In the land of the cedar, having feathers is not a good thing. Every year, masses of migratory birds – more than 250 species – stop over in Lebanon, and especially in the Bekaa Plain. For many, it is a journey’s end : they end up riddled with lead pellets. Men lie in wait, eying them through their sights.
« The hunting is chaotic, no one abides by the law », regrets Pascal Abdallah, who works with the Society for the Protection of Nature in Lebanon (SPNL). « From the age of eight onwards, children go hunting with their parents. People drive everywhere in their 4WDs, damaging everything and leaving their empty cartridges behind ».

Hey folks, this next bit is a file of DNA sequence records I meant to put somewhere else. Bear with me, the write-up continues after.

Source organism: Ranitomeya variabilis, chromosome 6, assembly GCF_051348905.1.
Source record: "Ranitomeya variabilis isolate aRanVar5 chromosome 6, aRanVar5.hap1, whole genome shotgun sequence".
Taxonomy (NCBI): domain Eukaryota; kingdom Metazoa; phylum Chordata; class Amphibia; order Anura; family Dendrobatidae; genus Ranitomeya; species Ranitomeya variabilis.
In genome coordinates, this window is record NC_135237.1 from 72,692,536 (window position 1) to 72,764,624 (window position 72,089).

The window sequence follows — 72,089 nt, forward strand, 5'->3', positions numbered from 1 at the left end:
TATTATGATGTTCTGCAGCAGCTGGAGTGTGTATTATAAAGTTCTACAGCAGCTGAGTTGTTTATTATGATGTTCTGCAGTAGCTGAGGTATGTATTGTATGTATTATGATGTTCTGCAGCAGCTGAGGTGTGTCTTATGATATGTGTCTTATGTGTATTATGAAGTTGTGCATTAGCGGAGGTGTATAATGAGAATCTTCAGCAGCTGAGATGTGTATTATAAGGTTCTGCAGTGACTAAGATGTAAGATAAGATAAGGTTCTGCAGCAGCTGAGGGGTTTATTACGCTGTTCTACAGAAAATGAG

Any feather creature – protected or not – is a target, from swan to flycatcher.
To fight these ravages, the SPNL is working hard to create Himas, nature reserves managed with help from local communities. This traditional millennial-old approach is generally better accepted by the population. It leaves the door open to certain human activities, such as ecotourism, and does not preclude regulated hunting.
Patiently, the SPNL is managing sensibilities and raising young people’s awareness so as to help change mentalities. Slowly, but surely.
Article published in the magazine « Terre Sauvage », n°300, January 2014, page 88.